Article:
What is Body Mass Index (BMI)?
There are several different ways to determine whether or not your weight is healthy. One of the most commonly used methods to determine if your weight is healthy is measuring your body mass index, which is more commonly known as BMI.
BMI is used to measure body fat based on an adult’s height and weight.
Note: The US Centers for Disease Control and Prevention (CDC) defines an adult as over the age of 20. There is a separate body mass index designed for children and teenagers aged 2 to 19, which takes their developing bodies into consideration. This blog will focus on answering frequently asked questions about body mass index for adults.
How is BMI Calculated?
A BMI is calculated by taking a person’s weight (in kilograms) divided by the square of their height (in meters).
Since most Americans don’t use the metric system when weighing in (or just about anything else), you can still use the same formula using pounds and inches squared in place of kilograms and meters.
Once you have that number, multiply it by 703 for your BMI percentage.
Better yet, you can skip the math by entering your height and weight into the BMI calculator below:
What BMI Categories Are There?
Once you’ve calculated your BMI, you’ll find yourself in one of the following categories:
- Less than 18.5: Underweight range
- 18.5 to 24.9: Healthy weight range
- 25.0 to 29.9: Overweight range
- 30.0 and higher: Obese range
Can BMI Tell Me How Much Weight to Lose?
The BMI itself will not give you a weight loss goal to reach and maintain, but you can use the Body Mass Index Tables at the NIH website to calculate how much weight you need to lose in order to achieve a healthy/normal BMI range.
Find your height (in inches) on the left side of the table. At the top of the table, you’ll see BMI numbers. Match your height with a BMI between 19 to 24, and subtract that number from your current weight to calculate the difference and see how much weight you need to lose
What is the Average BMI in the US?
According to a 2018 CDC National Health Statistics Report, the average BMI for American women over the age of 20 is 29.6, and 29.1 for American men in the same age group.
The BMI would consider the average American as overweight, and as trends from previous studies indicate, it is likely the average American will be defined as obese.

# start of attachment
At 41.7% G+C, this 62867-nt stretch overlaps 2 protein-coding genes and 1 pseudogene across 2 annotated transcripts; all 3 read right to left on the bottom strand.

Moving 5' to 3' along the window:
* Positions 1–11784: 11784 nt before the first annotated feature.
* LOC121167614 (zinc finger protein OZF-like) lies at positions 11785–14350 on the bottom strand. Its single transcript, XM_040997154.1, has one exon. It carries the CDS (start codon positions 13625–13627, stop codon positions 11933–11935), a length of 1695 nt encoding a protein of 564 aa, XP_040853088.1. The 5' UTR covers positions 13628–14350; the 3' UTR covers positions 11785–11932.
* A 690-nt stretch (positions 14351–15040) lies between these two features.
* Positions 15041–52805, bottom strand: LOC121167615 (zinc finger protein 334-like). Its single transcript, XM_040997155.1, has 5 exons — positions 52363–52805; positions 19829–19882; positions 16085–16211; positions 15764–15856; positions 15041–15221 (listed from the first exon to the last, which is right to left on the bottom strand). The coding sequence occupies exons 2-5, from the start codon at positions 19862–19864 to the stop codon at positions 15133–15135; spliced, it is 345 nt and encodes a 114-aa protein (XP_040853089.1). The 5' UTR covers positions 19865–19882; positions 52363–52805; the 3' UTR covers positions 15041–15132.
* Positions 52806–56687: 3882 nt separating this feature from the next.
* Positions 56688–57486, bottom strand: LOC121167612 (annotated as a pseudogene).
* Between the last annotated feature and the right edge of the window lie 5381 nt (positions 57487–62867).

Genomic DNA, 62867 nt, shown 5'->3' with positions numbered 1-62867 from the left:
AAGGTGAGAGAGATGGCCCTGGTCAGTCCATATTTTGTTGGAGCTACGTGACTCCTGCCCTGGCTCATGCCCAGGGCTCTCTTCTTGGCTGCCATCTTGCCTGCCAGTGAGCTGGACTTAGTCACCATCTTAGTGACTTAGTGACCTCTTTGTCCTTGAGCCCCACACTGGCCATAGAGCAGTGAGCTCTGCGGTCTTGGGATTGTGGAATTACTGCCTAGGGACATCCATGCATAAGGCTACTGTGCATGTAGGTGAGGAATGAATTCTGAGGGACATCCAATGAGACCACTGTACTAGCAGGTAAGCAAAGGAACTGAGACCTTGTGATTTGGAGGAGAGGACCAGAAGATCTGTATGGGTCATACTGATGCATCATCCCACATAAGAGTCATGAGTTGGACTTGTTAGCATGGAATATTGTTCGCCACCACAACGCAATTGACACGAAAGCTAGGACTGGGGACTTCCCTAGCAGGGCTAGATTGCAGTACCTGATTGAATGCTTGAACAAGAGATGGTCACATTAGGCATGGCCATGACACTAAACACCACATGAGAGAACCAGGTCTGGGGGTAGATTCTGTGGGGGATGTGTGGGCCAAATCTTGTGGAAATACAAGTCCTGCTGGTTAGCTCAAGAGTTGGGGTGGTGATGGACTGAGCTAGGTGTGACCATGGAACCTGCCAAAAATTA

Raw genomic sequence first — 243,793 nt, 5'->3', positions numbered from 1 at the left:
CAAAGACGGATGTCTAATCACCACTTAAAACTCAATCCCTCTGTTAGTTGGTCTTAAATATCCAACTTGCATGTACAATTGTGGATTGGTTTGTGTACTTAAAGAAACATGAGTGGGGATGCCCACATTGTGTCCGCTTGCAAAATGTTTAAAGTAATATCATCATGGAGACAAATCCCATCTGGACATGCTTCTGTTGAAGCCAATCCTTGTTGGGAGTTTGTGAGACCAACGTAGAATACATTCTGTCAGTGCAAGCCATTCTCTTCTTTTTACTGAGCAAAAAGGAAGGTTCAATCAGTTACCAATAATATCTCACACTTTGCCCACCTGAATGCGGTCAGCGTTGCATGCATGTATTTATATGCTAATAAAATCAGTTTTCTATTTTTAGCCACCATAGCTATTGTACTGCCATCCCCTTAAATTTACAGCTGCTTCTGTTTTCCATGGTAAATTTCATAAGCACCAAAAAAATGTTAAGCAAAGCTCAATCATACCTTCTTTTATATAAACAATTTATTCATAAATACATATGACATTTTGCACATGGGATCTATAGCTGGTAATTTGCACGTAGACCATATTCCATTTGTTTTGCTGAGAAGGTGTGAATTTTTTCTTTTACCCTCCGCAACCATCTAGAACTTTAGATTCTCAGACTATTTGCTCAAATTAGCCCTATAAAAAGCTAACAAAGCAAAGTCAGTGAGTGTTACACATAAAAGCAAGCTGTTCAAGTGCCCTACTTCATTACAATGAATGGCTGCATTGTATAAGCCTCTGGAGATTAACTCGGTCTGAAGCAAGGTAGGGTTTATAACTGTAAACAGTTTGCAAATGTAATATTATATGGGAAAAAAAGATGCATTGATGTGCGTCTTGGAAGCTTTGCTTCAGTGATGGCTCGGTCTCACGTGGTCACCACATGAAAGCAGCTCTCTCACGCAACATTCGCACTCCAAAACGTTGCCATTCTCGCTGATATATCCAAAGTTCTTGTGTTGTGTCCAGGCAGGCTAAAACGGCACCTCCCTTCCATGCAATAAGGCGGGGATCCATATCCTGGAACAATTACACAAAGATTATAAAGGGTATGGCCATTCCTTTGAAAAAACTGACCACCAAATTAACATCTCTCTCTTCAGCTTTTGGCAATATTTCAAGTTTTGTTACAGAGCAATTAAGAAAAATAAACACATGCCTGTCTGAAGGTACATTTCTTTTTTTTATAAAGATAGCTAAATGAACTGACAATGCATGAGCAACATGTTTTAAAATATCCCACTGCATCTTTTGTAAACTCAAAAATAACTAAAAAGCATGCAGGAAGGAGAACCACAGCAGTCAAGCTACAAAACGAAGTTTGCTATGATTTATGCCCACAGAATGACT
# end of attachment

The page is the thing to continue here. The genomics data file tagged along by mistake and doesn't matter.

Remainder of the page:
Is BMI Different for Men and Women?
Although CDC reports divide populations by sex, BMI does not differentiate between men and women. BMI uses the same calculation method and categorization method regardless of one’s gender.
This means questions like “What is a good BMI for women?” or “What is a good BMI for men?” have the same answer: a BMI range between 18.5 to 24.9.
Still, biological differences between men and women can be relevant when evaluating body weight with BMI. For example, women tend to be shorter and have a higher percentage of fat compared to men, and as a result, the number calculated tends to be higher for women.
How Accurate is BMI?
While BMI is a reliable indicator of body weight conditions, it is not perfect.
The BMI is intended to measure body fat and does not take factors like muscle mass or bone density into account.
Muscle weighs more than fat, so people who have more muscle mass will weigh more on a BMI because it uses your total body weight and height in its calculation.
Since the BMI does not consider other important factors and variables, it is limited to some degree and should be taken with a grain of salt.
Is Knowing My BMI Important for Weight Loss?
It’s useful knowledge to have, but it’s not the only important piece of information available to you when it comes to weight loss.
As discussed earlier, a BMI only estimates body fat — not muscle mass, water weight, or bone density. Determining the percentage of these components is key to building a successful weight loss program for patients.
It may also help to have an understanding of your family’s medical history. Obesity can be caused in part by genetics and various other risk factors and health problems you may or may not be aware of.
Lifelong Metabolic Center’s weight loss program takes this information into account. We go beyond the BMI — we use body composition, DNA testing, and other methods to determine the best way to help you lose weight more efficiently and effectively and keep the pounds off for good.
Lifelong Metabolic Center’s Weight Loss Program Goes Beyond the BMI
While the BMI is one piece of information that is used at Lifelong Metabolic Center, we use others as well. We look at the percentage of your weight that is fat versus muscle versus water.
We also include DNA testing as part of our weight maintenance program. This can give us some insight as to which foods are best for your diet and what amounts of exercise and physical activity may work best for you. We’ll implement body composition and genetic information into your individualized weight loss and weight maintenance program to help you lose that unwanted weight for life!
With a high level of support and attention to detail, it’s no wonder people are changing their lives with Lifelong Metabolic Weight Center.